MANAGE YOUR OWN EXPECTATIONS
What are your goals?
What opportunities will you want to pursue after your degree?
Many people assume that all courses are equal and do not consider this important issue. Take advice where it is offered and discuss options with your teacher.
What type of institution would you prefer — a college, conservatoire or university?
Would you get more from a specialist music institution or a university with a broader curriculum?
Does it provide the right balance of specialities?
Every institution offers its own collection of study paths. Some will allow you to concentrate on one area, such as performance or composition, and others will allow you to balance several.
What qualification do you want?
Check also that you have the right qualifications for entry.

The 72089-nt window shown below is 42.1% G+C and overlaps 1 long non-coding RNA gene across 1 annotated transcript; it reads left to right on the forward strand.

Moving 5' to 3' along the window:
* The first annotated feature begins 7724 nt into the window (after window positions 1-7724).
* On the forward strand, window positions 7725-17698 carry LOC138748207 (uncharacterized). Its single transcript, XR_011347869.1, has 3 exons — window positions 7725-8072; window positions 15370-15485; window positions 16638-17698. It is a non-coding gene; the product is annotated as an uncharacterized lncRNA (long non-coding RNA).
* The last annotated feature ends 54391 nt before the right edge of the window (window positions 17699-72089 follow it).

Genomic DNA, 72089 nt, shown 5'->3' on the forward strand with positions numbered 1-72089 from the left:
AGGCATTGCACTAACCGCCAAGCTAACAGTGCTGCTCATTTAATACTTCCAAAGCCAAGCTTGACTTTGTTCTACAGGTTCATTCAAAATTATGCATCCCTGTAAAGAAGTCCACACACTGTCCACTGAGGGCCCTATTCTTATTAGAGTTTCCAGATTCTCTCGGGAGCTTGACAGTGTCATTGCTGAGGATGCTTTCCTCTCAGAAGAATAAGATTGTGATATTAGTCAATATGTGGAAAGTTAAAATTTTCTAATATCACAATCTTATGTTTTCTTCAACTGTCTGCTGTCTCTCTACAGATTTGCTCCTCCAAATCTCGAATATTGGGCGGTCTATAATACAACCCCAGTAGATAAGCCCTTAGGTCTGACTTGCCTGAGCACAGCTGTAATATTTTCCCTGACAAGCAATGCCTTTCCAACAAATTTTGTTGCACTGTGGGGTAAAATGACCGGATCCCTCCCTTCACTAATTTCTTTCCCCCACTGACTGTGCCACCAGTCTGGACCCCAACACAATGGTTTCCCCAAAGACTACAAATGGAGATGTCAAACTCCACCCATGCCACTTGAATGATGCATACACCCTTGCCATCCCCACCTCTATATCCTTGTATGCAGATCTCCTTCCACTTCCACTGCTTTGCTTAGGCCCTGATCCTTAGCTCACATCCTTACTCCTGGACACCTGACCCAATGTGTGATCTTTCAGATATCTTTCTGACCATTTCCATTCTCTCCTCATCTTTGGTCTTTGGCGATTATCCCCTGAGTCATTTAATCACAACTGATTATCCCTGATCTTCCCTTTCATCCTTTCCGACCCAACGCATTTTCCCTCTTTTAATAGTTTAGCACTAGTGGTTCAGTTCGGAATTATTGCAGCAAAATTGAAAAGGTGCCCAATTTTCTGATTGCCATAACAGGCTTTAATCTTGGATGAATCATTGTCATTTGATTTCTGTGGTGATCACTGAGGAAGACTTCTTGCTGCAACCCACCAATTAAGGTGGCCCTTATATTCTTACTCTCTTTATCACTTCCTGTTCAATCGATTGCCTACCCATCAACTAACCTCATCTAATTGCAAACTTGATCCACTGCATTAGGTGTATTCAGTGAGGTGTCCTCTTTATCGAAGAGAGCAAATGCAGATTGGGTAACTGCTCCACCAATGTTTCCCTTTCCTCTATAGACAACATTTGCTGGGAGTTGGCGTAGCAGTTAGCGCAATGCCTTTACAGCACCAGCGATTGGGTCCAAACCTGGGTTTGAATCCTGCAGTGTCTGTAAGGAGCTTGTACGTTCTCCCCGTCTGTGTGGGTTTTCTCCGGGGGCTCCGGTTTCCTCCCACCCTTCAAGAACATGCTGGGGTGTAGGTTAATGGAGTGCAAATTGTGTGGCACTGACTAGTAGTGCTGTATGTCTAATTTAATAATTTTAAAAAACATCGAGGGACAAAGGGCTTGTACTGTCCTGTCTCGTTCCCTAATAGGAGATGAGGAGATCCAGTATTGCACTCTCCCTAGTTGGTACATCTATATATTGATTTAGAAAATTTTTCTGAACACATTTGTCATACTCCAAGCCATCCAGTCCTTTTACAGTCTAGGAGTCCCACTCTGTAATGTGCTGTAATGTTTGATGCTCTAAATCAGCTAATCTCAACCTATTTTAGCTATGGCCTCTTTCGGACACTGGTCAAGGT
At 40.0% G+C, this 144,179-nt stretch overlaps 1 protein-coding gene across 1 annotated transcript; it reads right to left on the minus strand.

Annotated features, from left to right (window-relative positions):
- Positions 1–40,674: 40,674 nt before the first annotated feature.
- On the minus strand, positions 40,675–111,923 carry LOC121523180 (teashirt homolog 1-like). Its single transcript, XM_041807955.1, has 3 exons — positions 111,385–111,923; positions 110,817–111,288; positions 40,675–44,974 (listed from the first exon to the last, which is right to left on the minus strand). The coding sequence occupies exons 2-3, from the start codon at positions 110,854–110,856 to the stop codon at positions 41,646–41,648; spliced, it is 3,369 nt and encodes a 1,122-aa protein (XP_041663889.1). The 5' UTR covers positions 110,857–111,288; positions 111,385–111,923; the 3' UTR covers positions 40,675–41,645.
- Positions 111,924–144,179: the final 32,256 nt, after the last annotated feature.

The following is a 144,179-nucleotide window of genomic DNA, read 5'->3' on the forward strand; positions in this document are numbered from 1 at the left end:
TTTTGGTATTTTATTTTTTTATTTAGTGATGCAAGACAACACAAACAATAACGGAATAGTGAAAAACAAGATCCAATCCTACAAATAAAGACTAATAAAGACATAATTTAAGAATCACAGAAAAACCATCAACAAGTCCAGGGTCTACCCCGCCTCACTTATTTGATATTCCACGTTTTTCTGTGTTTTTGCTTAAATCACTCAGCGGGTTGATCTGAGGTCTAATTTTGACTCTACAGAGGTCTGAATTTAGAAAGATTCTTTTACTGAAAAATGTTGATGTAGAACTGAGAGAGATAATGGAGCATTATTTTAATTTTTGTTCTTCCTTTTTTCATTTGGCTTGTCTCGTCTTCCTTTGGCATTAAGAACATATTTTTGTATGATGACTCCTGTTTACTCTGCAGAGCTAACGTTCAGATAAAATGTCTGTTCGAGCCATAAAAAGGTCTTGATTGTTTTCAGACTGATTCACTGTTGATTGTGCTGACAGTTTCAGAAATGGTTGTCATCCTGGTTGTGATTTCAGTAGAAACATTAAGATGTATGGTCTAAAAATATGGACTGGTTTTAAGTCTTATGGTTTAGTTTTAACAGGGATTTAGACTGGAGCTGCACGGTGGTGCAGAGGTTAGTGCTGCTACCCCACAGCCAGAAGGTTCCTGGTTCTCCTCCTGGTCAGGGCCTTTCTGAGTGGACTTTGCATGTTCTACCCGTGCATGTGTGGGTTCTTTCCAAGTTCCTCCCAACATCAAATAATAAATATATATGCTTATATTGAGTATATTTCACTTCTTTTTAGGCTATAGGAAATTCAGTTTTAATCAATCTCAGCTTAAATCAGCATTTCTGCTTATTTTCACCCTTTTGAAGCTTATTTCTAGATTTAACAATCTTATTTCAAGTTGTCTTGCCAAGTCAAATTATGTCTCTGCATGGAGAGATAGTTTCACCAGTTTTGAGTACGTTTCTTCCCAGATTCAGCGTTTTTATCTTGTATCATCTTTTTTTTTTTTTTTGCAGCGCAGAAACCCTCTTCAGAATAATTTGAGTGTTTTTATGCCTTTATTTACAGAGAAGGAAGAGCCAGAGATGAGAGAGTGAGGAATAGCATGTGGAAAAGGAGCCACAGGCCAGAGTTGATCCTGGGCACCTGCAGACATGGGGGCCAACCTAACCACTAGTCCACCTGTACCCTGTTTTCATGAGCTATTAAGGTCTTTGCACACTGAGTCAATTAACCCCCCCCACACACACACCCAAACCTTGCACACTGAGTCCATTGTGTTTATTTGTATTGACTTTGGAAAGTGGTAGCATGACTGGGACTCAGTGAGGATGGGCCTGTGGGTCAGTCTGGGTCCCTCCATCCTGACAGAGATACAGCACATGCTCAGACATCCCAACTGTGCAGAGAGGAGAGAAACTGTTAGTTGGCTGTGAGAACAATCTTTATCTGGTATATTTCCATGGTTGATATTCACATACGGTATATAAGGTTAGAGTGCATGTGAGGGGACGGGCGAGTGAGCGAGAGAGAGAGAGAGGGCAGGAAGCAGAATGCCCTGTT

Who would you like to study with?
Use the teachers index to find out where they teach.
Where would you like to study?
Research the area: investigate the local music scene, check accommodation and travel options, and ensure that your course is conducted in a language you understand!
Are there any open days that you can attend?
GET YOURSELF ACCEPTED
When is the deadline for applications?
When are the auditions?
What are the audition requirements?
Check the repertoire options.
What are the language requirements?
PREPARE YOURSELF FOR STUDY
Do you need a visa?
Many places require travel documents to be valid for a year after the end of a course.
Are any grants, bursaries or scholarships available?
Check for possible government funding and options within the conservatoire and private funding bodies.
Can you support yourself?
Plan your finances ahead, especially if you will be using an unfamiliar currency.
If studying abroad, do you need to register with a new bank?
Do you need to register with a doctor and dentist?
Does your place of study require you to register with the police, or with your embassy?
Will your place of study help you to find accommodation?
Picture: A performance at the Royal Welsh College of Music and Drama (Kiran Ridley)